2014 AFI Film Festival Review: Questions that demand answers….A.K.A. the movie “Girlhood”

Girlhood

Girlhood

 

By: Vernon Nickerson

The France depicted in Writer/Director Céline Sciamma’s film “Girlhood” (in French with English subtitles) is apparently failing its children of color.  Which is being featured at the 2015 Sundance Film Festival. When the main character, Marieme, alias Vic, played by Karidja Touré cannot qualify to continue her education in high school because she has been forced to raise her 2 younger siblings, she cannot bring herself to share why her academic performance has been so poor, so she allows her counselor to say in essence, “Marieme it’s all your fault.” Once she leaves school angry and joins up with a girl gang, we pretty much know this most likely will not end well for our anti-heroine. 112 minutes later, my expectations were met. Now I only have questions.

Sometimes, when stories are relentlessly stereotypical, (Marieme could be every other young woman of color as depicted by Fox News on a bad day with no options and therefore no hope except sexual and emotional abuse and exploitation) one-dimensional ( the lives of Marieme and the women and men of color in the film all seemed doomed to fail- nothing more and nothing less) and do not seem to add to society’s robust discussions about why humans exist, a far more interesting discussion centers around the following questions: Why was the story created? What did creator hope to achieve? What worldview and beliefs did the writer bring to the story? Does it matter that the writer is Caucasian and/or heterosexual and/or lesbian and/or bisexual and/or transgender? Why is there so little interaction between Marieme and her siblings and their mother? Why does the older brother consistently behave so abusively towards his younger sister? Who is the intended audience for the story?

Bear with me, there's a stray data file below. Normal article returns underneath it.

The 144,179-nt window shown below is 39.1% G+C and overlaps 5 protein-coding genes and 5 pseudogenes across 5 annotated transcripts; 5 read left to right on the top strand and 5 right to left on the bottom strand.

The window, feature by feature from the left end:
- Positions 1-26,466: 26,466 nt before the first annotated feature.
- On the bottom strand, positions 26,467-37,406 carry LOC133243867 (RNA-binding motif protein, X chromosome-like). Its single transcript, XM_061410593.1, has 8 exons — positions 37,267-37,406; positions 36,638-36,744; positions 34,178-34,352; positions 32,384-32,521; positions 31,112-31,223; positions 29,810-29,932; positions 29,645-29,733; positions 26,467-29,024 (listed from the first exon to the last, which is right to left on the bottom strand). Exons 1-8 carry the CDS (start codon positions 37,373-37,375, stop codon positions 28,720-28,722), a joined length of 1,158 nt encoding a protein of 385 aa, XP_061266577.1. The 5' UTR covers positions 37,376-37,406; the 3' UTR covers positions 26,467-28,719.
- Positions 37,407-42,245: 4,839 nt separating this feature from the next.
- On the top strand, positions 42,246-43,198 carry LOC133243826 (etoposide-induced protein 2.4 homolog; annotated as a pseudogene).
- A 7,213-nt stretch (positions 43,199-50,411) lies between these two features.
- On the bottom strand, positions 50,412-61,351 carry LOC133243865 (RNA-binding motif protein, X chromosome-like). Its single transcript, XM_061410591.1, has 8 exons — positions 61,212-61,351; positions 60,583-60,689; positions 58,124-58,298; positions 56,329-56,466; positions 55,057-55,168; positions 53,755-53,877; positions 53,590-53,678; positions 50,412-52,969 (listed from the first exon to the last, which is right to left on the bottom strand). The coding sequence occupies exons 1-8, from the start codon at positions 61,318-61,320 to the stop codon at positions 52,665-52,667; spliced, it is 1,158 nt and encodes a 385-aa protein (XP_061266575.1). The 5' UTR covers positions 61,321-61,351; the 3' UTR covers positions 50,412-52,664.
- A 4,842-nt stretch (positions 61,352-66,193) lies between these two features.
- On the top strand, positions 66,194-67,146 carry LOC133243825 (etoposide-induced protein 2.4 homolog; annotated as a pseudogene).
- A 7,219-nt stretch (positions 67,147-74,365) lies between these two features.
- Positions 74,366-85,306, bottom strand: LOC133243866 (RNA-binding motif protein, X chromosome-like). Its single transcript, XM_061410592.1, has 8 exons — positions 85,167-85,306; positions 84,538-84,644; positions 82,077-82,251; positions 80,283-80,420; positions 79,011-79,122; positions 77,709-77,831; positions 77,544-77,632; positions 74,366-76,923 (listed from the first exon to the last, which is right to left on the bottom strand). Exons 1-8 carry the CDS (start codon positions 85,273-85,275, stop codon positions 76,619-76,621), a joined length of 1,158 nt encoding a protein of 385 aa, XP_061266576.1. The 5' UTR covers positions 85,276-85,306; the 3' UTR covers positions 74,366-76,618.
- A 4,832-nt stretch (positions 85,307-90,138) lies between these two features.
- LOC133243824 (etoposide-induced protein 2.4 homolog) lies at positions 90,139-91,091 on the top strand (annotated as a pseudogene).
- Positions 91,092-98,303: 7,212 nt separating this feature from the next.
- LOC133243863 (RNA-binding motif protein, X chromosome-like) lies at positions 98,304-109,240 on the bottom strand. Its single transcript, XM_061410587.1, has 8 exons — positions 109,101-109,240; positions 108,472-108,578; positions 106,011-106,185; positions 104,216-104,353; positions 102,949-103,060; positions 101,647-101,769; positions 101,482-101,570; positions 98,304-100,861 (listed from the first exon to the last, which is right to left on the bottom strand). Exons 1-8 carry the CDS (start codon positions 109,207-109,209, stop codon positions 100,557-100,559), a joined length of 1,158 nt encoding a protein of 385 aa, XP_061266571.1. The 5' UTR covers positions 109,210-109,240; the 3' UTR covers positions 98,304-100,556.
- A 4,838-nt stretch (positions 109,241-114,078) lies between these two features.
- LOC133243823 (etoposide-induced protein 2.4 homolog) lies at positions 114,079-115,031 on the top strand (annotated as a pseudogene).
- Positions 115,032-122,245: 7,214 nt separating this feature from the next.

Prior to viewing “Girlhood”, I invite the moviegoer to consider the lyrics (as recorded by Queen) to Freddie Mercury’s epic tone poem, Bohemian Rhapsody. While tone poems do not use a sung text, they seek, like operas, a union of music and drama. Unlike traditional symphonic movements, tone poems are intended to inspire listeners to imagine or consider scenes, images, specific ideas or moods. Having this “Classic and Epic” Queen encounter may help viewers of all people groups better comprehend Ms. Sciamma’s film, a 21st Century tone poem in the genre of Freddie Mercury’s original creation. Perhaps then viewing Girlhood may lead to discussions about how to solve the many pervasive yet not intractable problems of being poor and “other” in the dominant culture.

 

“Bohemian Rhapsody”- Freddie Mercury, 1975: Reimagined and Inspired by the film Girlhood

Is this the real life?
Is this just fantasy?
Caught in a landslide,
No escape from reality.

Open your eyes,
Look up to the skies and see,
I’m just a poor girl, I need no sympathy,
Because I’m easy come, easy go,
Little high, little low,
Anyway the wind blows doesn’t really matter to me, to me.

Mama, just beat up a girl,
Put a knife against her head,
Cut off her bra and pulled it o’er her head.
Mama, life had just begun,
But now I’ve gone and thrown it all away.

Mama, ooh,
Didn’t mean to make you cry,
If I’m not back again this time tomorrow,
Carry on, carry on as if nothing really matters.

Too late, my time has come,
Sent shivers down my spine,
Body’s aching all the time.
Goodbye, everybody, I’ve got to go,
Gotta leave you all behind and face the truth.

Mama, ooh (anyway the wind blows),
I don’t wanna die,
I sometimes wish I’d never been born at all.

I see a little silhouetto of a woman,
Scaramouche, Scaramouche, will you do the Fandango?
Thunderbolt and lightning,
Very, very frightening me.
(Galileo) Galileo.
(Galileo) Galileo,
Galileo Figaro
Magnifico.

I’m just a poor girl, nobody loves me.
She’s just a poor girl from a poor family,
Spare her a life from this monstrosity.

Easy come, easy go, will you let me go?
Bismillah! No, we will not let you go. (Let her go!)
Bismillah! We will not let you go. (Let her go!)
Bismillah! We will not let you go. (Let me go!)
Will not let you go. (Let me go!)
Never, never let you go
Never let me go, oh.
No, no, no, no, no, no, no.
Oh, mama mia, mama mia (Mama mia, let me go.)
Beelzebub has a devil put aside for me, for me, for me.

So you think you can stone me and spit in my eye?
So you think you can love me and leave me to die?
Oh, baby, can’t do this to me, baby,
Just gotta get out, just gotta get right outta here.

(Oh, yeah, oh yeah)

Nothing really matters,
Anyone can see,
Nothing really matters,
Nothing really matters to me.

Anyway the wind blows.